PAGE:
Japan Digest #383

1.        PM Kishida’s Low Approval Rating Remained Unchanged Despite His State Visit To The U.S.


According to Yomiuri’s monthly survey, which was conducted on April 19 through 24, the Kishida Cabinet’s approval rating remained unchanged from the previous month at 25%, while its disapproval rating went up by four points to 66%.  

The ruling LDP’s approval rating slightly went up by 1 point to 24%, while CDPJ, the largest opposition party’s approval rating went down to 5% from 8%.     

Although 55% of the respondents positively recognized PM Kishida’s state visit to the United States this month, 78% are not satisfied with the way PM Kishida and his party are settling the off-the-book fund issues, namely the quality of LDP’s internal investigation of the issues as well as the punishment of the Diet members of the party who were involved in the cases.

Now, Kishida and his party are working on a revision of Political Fund Control Law to enlarge and clarify the responsibility of Diet members with regard to booking all the income and expense related to  their political activity.


2   LDP VP Aso Met Former President Trump


The ruling LDP’s Vice President and former Prime Minister Aso visited New York this week and met with former President Donald Trump in the evening of the 23rd at the Trump Tower.  

Late former PM Shinzo Abe had the close personal friendship with President Trump during the time the two were the leaders of the individual nations and Aso had been Abe’s closest political ally at the LDP.

So, Aso made most use of the Abe-Trump relationship to build personal relationship with Trump in place of his party in the same month PM Kishida visited the U.S. as a state guest and reconfirmed with President Biden to strengthen the Japan-U.S. relationship in preparation for the U.S. Presidential election in this November, the media reported.


3.  Japan To Try To Lead AI Rule Making Process At OECD


Last year, PM Kishida as chair of the G7 Hiroshima Summit was able to successfully conclude a very first agreement of an international rule making process called Hiroshima AI Process.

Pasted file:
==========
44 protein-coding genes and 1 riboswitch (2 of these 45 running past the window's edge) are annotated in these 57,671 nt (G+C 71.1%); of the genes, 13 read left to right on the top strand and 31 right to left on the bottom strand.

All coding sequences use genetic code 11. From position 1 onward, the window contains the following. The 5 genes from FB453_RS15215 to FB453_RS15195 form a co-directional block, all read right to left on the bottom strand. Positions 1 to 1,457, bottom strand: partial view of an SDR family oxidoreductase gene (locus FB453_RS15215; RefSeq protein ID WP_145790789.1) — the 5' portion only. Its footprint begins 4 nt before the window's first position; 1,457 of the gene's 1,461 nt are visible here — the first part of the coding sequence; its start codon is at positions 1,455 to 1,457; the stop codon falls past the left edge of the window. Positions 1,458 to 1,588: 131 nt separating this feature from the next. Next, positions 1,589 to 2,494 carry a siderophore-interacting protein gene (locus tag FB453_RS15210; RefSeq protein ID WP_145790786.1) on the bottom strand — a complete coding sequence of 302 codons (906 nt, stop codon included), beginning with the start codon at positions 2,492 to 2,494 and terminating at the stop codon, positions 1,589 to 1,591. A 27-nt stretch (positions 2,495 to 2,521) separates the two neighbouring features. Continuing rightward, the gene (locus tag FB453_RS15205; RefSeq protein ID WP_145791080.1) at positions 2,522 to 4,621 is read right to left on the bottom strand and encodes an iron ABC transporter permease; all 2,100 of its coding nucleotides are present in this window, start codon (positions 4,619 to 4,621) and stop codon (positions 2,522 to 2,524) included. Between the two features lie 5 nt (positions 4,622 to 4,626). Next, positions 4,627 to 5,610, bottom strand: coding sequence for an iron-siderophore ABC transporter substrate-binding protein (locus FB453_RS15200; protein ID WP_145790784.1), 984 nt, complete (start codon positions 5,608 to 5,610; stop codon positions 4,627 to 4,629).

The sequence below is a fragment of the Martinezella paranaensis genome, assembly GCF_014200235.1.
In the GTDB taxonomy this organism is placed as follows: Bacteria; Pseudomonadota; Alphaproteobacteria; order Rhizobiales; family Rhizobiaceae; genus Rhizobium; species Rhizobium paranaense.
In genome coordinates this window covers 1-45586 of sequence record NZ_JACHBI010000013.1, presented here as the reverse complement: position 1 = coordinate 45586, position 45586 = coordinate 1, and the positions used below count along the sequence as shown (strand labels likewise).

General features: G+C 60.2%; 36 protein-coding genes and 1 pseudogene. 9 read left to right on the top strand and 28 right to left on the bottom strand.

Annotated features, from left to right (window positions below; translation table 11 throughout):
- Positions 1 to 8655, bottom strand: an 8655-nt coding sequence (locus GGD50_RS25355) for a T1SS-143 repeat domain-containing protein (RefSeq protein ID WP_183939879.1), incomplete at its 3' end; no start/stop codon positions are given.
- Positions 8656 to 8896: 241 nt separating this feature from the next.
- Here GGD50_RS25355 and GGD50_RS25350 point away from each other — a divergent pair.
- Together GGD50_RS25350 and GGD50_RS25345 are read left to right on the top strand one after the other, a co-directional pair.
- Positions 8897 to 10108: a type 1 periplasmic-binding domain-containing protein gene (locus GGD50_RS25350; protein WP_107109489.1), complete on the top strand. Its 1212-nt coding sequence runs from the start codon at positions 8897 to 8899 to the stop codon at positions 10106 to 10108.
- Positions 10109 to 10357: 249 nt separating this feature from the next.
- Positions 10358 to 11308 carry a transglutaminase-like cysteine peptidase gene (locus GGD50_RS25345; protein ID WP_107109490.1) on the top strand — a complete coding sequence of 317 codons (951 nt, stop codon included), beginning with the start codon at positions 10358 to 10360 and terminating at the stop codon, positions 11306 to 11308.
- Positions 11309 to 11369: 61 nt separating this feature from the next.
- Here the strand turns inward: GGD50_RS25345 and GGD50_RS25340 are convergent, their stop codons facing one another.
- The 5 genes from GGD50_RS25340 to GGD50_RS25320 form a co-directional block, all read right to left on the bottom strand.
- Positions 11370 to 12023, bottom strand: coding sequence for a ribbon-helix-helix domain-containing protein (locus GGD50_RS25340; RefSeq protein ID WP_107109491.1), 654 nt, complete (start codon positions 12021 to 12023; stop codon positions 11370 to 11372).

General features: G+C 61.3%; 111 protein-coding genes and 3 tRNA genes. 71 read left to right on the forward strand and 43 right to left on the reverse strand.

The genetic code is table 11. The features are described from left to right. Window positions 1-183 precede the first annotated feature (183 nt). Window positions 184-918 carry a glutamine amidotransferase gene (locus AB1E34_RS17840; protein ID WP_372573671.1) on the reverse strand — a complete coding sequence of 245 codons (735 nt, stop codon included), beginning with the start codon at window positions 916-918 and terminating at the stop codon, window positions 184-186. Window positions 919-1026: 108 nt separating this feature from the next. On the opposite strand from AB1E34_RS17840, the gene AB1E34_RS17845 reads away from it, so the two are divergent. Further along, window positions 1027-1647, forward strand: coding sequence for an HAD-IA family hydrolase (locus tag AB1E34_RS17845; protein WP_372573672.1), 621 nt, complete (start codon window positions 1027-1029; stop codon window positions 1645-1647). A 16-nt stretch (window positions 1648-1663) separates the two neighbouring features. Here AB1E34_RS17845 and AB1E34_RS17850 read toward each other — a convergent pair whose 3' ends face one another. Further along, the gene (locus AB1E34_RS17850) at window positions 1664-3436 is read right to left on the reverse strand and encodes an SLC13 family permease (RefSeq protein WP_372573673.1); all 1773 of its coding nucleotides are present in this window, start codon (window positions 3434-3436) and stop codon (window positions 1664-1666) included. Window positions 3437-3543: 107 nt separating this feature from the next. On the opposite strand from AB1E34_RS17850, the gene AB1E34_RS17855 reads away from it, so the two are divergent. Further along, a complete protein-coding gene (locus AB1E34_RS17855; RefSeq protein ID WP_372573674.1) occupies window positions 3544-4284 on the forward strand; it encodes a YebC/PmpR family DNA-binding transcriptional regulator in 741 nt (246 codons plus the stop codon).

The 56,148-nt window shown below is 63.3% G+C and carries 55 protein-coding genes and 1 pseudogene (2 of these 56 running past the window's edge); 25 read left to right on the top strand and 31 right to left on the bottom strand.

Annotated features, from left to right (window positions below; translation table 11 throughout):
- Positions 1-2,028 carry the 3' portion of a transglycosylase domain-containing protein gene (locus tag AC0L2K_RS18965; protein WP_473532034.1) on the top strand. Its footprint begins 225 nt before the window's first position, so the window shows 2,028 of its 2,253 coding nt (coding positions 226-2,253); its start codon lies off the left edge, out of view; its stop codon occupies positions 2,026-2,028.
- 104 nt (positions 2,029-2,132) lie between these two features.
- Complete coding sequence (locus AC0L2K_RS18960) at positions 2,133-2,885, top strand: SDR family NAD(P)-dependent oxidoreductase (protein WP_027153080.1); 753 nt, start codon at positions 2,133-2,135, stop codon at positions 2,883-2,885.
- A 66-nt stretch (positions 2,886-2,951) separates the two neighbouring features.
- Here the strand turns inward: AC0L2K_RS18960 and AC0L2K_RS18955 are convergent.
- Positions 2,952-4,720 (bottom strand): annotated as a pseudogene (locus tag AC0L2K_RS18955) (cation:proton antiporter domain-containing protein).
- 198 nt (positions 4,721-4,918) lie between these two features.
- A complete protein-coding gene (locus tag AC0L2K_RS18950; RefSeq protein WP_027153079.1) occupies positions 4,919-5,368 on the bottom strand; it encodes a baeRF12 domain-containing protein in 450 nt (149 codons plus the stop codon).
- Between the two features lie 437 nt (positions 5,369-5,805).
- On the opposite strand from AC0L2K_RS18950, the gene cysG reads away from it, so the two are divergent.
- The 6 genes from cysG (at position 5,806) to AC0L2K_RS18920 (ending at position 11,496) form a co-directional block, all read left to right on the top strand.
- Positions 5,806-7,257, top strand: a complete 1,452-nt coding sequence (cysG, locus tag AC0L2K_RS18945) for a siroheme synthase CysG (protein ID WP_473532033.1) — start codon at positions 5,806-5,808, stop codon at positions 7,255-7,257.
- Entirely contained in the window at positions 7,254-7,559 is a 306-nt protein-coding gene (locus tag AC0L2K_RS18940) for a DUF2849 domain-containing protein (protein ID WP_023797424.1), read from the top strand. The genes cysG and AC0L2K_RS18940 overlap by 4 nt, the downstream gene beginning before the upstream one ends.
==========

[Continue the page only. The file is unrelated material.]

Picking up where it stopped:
It is intended to build an international framework to effectively control and safely use Generative AI. 

PM Kishida is attending OECD’s annual conference to be held at its H.Q. in Paris next month and deliver a speech to invite the member nations to join the Hiroshima AI Process in order to expand the base of its friends’ group in the world. 

Japan has been investing in Originator Profile technology that allows a third-party organization to authenticate articles and advertisement messages on the internet by electronically attaching originator profile information to them so that users will be able to check the reliability and authenticity of such articles and advertisement. 

The Japanese government would like to promote this OP technology as a key component to implement the international rules to come with regard to Generative AI, the media reported.


4.  Japanese Government To Tighten Export Controls Of General Purpose Items In Wake Of Russian Invasion Of Ukraine


Yomiuri reported on April 24 that one of METI’s advisory bodies recommended to tighten the exports controls of general-purpose items such as sensors and motors, which could be repurposed for military use.

The government presently has two basic export control frames.

One is called “List based controls” and it is intended to restrict exports of items that could be used for weapons of mass destruction.

The other is “Catch all controls”. 

It is intended to restrict exports of general-purpose items based on METI’s own intelligence. 

The recommendation this time is to require every exporter to look into the possibility that the export items in question could be repurposed for military use, and if it finds that it is possible, the exporter is required to apply for an export license to METI.    

This move has something to do with the fact that Russia is repurposing general-purpose items like drones and satellite communication devices for military purpose.


5. Japan To Try To Close The Gender Gap Of Salary


According to Japan Institute for Labor Policy and Training, the salary gap ratio between Japanese men and women was 22.1% as opposed to 16th percentile in the U.S. and Canada and 14th percentile in the U.K.  


The Japanese government formed a project team recently and held the first team meeting this week to discuss a concrete plan to be announced in June to close this gender gap.